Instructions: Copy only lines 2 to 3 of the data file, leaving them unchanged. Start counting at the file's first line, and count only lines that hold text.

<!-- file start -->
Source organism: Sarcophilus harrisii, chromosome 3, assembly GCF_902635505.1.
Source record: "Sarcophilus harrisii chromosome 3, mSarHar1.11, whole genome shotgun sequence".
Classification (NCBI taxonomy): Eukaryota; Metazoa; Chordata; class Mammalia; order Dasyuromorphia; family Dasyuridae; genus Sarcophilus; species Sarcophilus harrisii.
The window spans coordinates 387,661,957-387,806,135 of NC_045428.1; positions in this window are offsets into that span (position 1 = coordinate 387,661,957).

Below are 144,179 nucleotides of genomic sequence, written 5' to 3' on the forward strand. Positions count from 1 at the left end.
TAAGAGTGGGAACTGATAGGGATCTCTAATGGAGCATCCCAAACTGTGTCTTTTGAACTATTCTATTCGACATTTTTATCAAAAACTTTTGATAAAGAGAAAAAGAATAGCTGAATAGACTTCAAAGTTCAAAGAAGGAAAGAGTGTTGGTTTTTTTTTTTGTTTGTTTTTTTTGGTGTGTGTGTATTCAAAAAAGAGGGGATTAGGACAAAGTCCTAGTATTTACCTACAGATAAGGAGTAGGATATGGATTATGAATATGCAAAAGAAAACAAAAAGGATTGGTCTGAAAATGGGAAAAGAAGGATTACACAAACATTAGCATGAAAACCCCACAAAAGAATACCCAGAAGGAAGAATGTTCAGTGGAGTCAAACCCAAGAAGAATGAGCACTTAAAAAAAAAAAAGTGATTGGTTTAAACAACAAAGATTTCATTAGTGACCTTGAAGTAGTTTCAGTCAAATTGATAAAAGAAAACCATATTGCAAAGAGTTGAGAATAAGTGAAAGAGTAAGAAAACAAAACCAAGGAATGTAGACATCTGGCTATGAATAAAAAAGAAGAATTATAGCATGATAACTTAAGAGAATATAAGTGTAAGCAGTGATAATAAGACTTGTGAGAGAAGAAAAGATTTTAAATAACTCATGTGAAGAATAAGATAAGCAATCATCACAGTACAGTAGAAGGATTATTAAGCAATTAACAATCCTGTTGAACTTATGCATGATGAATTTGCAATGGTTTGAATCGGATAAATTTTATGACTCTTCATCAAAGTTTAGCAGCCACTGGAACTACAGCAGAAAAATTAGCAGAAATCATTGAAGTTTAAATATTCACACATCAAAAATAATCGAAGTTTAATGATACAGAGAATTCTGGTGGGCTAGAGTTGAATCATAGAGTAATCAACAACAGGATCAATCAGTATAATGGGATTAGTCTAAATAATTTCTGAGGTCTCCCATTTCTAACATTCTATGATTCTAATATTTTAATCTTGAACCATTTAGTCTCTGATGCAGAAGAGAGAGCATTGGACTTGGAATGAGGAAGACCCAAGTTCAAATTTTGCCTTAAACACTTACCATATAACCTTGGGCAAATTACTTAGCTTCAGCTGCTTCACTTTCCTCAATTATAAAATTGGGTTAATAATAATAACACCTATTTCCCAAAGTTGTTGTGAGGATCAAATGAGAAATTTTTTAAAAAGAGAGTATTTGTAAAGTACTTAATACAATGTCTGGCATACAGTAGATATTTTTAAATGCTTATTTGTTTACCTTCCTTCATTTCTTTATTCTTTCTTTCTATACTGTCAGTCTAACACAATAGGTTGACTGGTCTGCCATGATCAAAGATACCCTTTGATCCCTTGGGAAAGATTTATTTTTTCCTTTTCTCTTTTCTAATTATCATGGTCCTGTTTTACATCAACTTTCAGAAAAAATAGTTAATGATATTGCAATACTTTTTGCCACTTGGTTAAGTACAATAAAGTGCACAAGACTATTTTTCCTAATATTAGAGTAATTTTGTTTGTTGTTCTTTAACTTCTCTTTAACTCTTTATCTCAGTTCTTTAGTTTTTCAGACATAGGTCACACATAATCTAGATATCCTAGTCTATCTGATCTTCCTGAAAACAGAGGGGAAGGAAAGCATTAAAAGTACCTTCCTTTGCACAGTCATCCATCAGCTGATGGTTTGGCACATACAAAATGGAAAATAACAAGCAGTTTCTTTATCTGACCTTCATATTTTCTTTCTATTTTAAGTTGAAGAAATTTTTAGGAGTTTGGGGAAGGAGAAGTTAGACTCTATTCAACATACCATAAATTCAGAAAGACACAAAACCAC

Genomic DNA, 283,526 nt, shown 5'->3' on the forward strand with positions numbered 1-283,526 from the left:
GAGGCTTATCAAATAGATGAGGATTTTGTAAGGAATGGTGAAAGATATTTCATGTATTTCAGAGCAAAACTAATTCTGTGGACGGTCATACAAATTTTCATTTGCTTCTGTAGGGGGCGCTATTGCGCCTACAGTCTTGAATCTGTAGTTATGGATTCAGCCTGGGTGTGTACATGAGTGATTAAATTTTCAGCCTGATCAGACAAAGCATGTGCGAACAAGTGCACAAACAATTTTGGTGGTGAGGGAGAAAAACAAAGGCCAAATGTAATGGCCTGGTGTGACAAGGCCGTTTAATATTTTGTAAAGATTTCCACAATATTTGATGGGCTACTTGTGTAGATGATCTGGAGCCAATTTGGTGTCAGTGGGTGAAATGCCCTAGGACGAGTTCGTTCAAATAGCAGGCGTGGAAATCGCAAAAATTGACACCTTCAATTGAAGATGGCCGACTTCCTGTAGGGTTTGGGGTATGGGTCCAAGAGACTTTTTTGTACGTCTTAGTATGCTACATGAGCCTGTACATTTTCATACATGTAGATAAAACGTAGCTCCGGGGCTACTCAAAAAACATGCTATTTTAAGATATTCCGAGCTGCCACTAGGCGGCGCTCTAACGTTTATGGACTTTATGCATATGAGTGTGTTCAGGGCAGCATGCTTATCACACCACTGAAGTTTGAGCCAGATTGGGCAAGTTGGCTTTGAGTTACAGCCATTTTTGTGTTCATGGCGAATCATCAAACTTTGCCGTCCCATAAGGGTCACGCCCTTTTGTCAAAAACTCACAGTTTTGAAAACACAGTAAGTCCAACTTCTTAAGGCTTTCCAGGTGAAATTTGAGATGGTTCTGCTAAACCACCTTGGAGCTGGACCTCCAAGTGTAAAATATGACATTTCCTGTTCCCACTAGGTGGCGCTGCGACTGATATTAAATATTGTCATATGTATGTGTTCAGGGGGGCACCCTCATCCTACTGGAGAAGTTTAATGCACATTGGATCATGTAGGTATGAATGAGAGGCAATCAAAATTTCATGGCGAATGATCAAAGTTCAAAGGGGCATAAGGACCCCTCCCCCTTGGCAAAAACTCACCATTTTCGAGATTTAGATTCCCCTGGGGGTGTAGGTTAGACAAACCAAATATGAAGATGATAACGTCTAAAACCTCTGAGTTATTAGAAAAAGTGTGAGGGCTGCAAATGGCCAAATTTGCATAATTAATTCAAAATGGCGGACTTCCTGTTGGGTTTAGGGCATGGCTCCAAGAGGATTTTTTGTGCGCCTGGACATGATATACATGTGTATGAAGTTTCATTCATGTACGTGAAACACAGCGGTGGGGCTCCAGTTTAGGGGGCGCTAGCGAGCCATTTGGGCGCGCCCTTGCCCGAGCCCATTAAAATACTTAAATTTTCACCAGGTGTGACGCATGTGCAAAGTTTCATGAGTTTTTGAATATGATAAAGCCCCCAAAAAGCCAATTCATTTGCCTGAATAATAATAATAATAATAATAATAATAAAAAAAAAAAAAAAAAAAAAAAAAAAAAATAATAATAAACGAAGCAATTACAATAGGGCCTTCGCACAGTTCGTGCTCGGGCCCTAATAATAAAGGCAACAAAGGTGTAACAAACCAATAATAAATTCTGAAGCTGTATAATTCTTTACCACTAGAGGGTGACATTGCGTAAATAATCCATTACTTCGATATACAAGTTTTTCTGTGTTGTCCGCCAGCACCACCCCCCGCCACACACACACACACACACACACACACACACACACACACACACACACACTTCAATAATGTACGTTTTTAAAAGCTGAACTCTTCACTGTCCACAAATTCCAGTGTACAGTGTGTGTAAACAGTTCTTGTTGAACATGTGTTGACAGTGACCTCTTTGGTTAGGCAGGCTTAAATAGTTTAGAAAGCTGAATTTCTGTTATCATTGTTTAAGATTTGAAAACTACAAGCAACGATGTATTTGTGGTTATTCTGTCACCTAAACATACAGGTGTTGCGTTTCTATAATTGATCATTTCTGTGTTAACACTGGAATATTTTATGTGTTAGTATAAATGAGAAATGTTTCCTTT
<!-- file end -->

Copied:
Source record: "Sarcophilus harrisii chromosome 3, mSarHar1.11, whole genome shotgun sequence".
Classification (NCBI taxonomy): Eukaryota; Metazoa; Chordata; class Mammalia; order Dasyuromorphia; family Dasyuridae; genus Sarcophilus; species Sarcophilus harrisii.